Abstract: Differential privacy is a rigorous privacy standard that protects against powerful adversaries, offers precise accuracy guarantees, and has been successfully applied to a range of data analysis tasks. When differential privacy is satisfied, participants in a dataset enjoy the compelling assurance that information released about the dataset is virtually indistinguishable whether or not their personal data is included.

Differential privacy is achieved by introducing randomness into query answers. The original algorithm for achieving differential privacy, commonly called the Laplace mechanism, returns the true answer after the addition of random noise drawn from a Laplace distribution. If an analyst requires only the answer to a single query about the database, then the Laplace mechanism is known to be optimal. But the Laplace mechanism can be highly suboptimal when a set of correlated queries are submitted, and despite much recent work, optimal strategies for answering a collection of correlated queries are not known in general.

In this talk I will review the basic principles of differential privacy and then describe the “matrix mechanism”, a new algorithm for answering a workload of predicate counting queries. Given a workload, the mechanism first requests answers to a different set of queries, called a query strategy, which are answered using the standard Laplace mechanism. Noisy answers to the workload queries are then derived from the noisy answers to the strategy queries.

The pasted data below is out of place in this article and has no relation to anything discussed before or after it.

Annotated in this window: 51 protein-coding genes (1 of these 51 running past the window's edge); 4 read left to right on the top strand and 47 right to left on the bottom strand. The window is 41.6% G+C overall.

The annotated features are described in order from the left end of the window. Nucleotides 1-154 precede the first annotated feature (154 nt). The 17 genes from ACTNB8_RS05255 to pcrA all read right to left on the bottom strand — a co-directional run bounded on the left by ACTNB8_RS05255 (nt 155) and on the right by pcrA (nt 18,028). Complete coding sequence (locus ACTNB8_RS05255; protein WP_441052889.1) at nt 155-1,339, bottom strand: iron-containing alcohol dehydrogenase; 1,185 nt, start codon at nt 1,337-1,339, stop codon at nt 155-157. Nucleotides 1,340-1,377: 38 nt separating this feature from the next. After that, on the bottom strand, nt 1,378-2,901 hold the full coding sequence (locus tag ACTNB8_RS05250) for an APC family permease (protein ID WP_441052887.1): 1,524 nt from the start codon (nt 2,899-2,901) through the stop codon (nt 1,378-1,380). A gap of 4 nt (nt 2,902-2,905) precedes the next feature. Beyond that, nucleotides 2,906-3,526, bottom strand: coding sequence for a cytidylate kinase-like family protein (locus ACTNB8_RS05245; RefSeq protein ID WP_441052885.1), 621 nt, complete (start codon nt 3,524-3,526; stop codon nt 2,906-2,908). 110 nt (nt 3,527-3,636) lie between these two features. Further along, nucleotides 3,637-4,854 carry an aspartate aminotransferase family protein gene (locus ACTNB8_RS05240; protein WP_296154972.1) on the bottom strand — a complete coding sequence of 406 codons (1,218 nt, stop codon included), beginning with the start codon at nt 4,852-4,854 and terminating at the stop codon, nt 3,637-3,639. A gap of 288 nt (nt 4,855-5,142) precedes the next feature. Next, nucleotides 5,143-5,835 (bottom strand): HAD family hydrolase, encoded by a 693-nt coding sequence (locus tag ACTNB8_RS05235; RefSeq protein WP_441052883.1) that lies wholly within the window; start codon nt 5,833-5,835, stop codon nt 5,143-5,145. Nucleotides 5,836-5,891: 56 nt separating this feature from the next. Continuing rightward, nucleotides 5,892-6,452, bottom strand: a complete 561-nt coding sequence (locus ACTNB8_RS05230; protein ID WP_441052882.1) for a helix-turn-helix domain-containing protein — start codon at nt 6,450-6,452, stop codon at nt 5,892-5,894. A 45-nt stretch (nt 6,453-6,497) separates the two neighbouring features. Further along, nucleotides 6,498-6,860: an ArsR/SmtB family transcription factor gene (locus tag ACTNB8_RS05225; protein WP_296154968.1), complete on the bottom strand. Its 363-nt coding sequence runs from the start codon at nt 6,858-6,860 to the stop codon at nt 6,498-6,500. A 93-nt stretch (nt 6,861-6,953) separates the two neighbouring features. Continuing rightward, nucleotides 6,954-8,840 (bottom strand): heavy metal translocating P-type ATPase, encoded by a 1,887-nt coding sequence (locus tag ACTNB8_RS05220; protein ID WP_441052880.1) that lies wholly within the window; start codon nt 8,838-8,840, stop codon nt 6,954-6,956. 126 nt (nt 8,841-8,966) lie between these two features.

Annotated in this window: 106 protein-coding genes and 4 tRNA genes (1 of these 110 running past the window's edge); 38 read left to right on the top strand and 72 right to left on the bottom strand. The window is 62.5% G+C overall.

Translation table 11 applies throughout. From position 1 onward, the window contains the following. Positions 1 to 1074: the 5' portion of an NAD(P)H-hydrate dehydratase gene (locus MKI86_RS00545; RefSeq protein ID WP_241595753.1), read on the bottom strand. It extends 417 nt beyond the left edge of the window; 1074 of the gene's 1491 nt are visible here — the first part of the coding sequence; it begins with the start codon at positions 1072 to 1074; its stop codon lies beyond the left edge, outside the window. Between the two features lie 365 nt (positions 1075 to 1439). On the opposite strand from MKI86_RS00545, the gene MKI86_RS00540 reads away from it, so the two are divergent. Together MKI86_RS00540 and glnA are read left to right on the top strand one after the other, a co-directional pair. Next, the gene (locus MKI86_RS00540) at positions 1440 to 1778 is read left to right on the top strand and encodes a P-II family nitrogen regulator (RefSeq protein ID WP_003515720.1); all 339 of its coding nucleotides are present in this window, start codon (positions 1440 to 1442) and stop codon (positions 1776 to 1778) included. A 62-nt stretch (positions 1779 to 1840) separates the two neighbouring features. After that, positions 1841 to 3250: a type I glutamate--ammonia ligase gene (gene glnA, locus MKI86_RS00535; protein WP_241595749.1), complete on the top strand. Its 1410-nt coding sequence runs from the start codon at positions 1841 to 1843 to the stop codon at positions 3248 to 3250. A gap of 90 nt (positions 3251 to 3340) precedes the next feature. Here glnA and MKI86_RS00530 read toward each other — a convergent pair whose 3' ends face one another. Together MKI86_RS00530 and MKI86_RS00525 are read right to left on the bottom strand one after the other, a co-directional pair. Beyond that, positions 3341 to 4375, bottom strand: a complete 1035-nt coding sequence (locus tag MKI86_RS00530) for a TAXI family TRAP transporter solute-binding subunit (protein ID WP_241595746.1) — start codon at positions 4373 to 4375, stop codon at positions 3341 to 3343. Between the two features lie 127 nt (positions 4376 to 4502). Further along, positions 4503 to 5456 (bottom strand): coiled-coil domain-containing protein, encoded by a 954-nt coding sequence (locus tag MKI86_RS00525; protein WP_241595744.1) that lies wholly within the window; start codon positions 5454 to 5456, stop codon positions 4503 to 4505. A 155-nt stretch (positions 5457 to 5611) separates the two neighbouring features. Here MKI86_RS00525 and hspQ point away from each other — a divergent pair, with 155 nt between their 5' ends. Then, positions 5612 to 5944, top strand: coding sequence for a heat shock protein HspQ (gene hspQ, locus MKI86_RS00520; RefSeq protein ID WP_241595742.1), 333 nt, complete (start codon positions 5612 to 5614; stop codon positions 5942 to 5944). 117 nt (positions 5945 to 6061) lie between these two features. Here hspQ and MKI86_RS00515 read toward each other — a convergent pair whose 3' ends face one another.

When the strategy queries are chosen appropriately, this two stage process increases accuracy (with no cost in privacy) by answering the workload queries using a more complex, correlated noise distribution. I will show that two recently-proposed algorithms, which provide accurate answers for the set of all range queries, can be seen as instances of the matrix mechanism. I will then present results on optimally choosing the query strategy to minimize the error for any given workload.

This talk is based on forthcoming work that will appear in PODS 2010 and VLDB 2010, and is joint with Chao Li, Michael Hay, Vibhor Rastogi, Andrew McGregor, and Dan Suciu.


Meghyn Bienvenu joining Webdam

April 20th, 2010
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Webdam is very happy to announce that Meghyn Bienvenu is joining the project.

She is currently at University of Bremen. She is ranked 1st at CNRS, candidate at LRI, University Orsay.